Most magazines are cheap and plentiful, and the same is true with .300 Blackout mags. Quality options can be found for as little as $15 (or less with a decent sale) and you should have no fewer than 5 mags for every gun you own, so there’s really no excuse not to stack them deep. Usually, the pricier the stick, the more durable and versatile the materials, but a $15 magazine will get you a long way.

Don’t be fooled by gimmicky mags with strangely high price points: even the most proven .300 Blackout mag shouldn’t cost you much more than $20.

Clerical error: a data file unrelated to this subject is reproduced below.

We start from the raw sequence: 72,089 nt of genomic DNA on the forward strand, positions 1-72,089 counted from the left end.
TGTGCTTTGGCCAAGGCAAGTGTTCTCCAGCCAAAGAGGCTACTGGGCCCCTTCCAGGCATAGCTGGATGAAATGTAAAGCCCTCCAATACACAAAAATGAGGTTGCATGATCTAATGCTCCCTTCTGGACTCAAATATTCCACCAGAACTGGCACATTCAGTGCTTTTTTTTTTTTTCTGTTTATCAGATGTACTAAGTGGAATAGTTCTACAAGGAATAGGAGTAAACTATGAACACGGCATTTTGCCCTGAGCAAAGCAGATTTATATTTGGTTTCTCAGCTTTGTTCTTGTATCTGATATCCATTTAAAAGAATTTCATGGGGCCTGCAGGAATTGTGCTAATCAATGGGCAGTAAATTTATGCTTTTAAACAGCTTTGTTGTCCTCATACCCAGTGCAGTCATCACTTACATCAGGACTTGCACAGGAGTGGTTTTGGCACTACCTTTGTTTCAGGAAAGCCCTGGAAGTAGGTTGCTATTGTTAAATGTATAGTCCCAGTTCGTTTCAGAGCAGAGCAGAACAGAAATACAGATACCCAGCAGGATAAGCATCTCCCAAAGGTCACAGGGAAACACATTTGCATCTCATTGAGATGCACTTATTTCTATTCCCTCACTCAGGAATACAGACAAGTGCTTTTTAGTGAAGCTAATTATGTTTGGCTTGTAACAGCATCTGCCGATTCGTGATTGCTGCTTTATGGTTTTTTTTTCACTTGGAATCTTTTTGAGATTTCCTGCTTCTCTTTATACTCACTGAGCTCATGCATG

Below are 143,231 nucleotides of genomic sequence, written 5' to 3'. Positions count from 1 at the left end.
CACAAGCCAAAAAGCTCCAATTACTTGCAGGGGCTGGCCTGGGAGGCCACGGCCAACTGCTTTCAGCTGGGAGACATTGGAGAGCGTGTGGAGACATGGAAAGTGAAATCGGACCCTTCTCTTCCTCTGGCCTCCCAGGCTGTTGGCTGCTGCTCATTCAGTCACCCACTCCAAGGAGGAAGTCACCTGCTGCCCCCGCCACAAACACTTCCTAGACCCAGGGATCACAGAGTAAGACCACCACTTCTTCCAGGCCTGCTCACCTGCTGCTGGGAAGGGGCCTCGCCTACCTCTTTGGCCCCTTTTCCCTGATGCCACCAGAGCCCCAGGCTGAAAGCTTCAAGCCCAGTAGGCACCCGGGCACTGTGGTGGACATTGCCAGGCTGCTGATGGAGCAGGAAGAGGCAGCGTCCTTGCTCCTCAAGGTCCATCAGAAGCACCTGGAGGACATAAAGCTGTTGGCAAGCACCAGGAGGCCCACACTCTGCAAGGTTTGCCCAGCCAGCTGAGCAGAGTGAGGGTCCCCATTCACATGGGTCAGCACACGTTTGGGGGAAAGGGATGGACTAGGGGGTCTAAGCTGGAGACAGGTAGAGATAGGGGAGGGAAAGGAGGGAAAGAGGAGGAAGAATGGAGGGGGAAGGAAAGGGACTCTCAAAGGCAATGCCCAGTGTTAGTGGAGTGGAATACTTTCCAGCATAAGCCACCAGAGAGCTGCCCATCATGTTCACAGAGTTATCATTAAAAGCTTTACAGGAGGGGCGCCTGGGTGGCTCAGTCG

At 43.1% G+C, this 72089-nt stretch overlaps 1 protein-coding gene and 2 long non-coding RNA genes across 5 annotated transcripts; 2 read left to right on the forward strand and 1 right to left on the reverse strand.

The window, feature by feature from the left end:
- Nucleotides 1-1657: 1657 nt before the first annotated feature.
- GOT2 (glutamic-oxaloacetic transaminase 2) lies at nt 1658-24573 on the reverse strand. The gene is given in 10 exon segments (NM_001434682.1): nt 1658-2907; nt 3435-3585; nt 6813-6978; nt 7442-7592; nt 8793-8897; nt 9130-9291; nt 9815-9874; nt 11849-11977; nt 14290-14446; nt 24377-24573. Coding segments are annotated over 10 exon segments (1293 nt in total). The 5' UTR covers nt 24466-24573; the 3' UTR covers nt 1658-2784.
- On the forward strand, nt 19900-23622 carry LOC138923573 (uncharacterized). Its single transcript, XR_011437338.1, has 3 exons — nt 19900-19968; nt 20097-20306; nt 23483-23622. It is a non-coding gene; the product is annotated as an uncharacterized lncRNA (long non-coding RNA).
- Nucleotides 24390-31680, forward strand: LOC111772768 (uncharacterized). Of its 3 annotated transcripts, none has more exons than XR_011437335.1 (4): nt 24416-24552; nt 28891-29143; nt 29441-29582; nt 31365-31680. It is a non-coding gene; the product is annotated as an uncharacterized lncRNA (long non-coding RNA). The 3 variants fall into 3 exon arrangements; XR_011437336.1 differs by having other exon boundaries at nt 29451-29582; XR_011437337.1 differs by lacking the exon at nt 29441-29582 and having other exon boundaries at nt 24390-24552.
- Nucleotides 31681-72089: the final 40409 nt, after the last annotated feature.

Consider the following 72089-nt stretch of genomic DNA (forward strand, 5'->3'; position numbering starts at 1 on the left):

Types of .300 Blackout Magazines

Real talk time, kids: most AR magazines, regardless of caliber, are relatively similar — it’s the subtle differences that truly distinguish them from one another. A standard .300 Blackout magazine, for example, might consist of little more than a polymer mag with the correct internal geometry for the Blackout while a more Gucci mag (is that a thing?) might offer windows or translucent sides, steel feed lips, or simply more capacity. 

What’s most important about a good .300 Blackout magazine is that it works well with your build and enables you to switch between common AR rounds safely and effectively.

How we selected these products